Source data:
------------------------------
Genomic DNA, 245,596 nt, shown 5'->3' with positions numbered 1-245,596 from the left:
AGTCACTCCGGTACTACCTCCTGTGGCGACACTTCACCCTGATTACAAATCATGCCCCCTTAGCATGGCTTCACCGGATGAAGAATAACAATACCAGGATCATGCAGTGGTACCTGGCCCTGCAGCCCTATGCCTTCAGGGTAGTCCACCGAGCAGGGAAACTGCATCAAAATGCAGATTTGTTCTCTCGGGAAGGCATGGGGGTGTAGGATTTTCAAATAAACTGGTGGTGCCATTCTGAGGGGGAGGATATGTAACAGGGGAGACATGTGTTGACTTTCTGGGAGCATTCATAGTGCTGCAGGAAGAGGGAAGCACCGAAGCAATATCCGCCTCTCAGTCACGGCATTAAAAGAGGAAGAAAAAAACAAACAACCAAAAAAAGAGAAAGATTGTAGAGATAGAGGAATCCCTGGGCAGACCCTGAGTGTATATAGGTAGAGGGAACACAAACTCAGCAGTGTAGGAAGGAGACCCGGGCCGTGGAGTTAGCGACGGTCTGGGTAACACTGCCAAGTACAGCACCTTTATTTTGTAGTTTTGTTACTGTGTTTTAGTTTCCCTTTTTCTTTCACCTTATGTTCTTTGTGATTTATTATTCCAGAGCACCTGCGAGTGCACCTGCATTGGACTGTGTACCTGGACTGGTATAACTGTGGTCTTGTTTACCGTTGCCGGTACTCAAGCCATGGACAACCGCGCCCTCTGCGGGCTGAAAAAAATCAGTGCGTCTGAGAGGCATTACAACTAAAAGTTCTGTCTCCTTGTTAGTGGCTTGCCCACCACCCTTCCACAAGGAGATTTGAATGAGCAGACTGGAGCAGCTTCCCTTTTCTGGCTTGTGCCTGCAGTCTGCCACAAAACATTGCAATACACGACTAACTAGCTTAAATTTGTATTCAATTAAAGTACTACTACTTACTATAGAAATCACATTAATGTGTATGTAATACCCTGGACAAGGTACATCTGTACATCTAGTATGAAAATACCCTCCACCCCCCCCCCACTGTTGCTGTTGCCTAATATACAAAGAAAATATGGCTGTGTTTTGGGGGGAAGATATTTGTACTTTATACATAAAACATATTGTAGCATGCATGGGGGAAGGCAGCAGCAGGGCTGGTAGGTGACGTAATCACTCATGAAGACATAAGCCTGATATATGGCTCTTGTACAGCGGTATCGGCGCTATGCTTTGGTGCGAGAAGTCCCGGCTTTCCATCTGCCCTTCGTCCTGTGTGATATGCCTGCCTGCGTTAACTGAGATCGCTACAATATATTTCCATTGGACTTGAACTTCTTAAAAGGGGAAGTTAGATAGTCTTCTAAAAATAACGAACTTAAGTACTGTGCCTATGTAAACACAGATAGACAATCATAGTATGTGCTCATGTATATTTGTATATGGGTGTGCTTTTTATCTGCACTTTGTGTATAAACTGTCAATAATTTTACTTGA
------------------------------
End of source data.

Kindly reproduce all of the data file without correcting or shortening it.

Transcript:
Genomic DNA, 245,596 nt, shown 5'->3' with positions numbered 1-245,596 from the left:
AGTCACTCCGGTACTACCTCCTGTGGCGACACTTCACCCTGATTACAAATCATGCCCCCTTAGCATGGCTTCACCGGATGAAGAATAACAATACCAGGATCATGCAGTGGTACCTGGCCCTGCAGCCCTATGCCTTCAGGGTAGTCCACCGAGCAGGGAAACTGCATCAAAATGCAGATTTGTTCTCTCGGGAAGGCATGGGGGTGTAGGATTTTCAAATAAACTGGTGGTGCCATTCTGAGGGGGAGGATATGTAACAGGGGAGACATGTGTTGACTTTCTGGGAGCATTCATAGTGCTGCAGGAAGAGGGAAGCACCGAAGCAATATCCGCCTCTCAGTCACGGCATTAAAAGAGGAAGAAAAAAACAAACAACCAAAAAAAGAGAAAGATTGTAGAGATAGAGGAATCCCTGGGCAGACCCTGAGTGTATATAGGTAGAGGGAACACAAACTCAGCAGTGTAGGAAGGAGACCCGGGCCGTGGAGTTAGCGACGGTCTGGGTAACACTGCCAAGTACAGCACCTTTATTTTGTAGTTTTGTTACTGTGTTTTAGTTTCCCTTTTTCTTTCACCTTATGTTCTTTGTGATTTATTATTCCAGAGCACCTGCGAGTGCACCTGCATTGGACTGTGTACCTGGACTGGTATAACTGTGGTCTTGTTTACCGTTGCCGGTACTCAAGCCATGGACAACCGCGCCCTCTGCGGGCTGAAAAAAATCAGTGCGTCTGAGAGGCATTACAACTAAAAGTTCTGTCTCCTTGTTAGTGGCTTGCCCACCACCCTTCCACAAGGAGATTTGAATGAGCAGACTGGAGCAGCTTCCCTTTTCTGGCTTGTGCCTGCAGTCTGCCACAAAACATTGCAATACACGACTAACTAGCTTAAATTTGTATTCAATTAAAGTACTACTACTTACTATAGAAATCACATTAATGTGTATGTAATACCCTGGACAAGGTACATCTGTACATCTAGTATGAAAATACCCTCCACCCCCCCCCCACTGTTGCTGTTGCCTAATATACAAAGAAAATATGGCTGTGTTTTGGGGGGAAGATATTTGTACTTTATACATAAAACATATTGTAGCATGCATGGGGGAAGGCAGCAGCAGGGCTGGTAGGTGACGTAATCACTCATGAAGACATAAGCCTGATATATGGCTCTTGTACAGCGGTATCGGCGCTATGCTTTGGTGCGAGAAGTCCCGGCTTTCCATCTGCCCTTCGTCCTGTGTGATATGCCTGCCTGCGTTAACTGAGATCGCTACAATATATTTCCATTGGACTTGAACTTCTTAAAAGGGGAAGTTAGATAGTCTTCTAAAAATAACGAACTTAAGTACTGTGCCTATGTAAACACAGATAGACAATCATAGTATGTGCTCATGTATATTTGTATATGGGTGTGCTTTTTATCTGCACTTTGTGTATAAACTGTCAATAATTTTACTTGA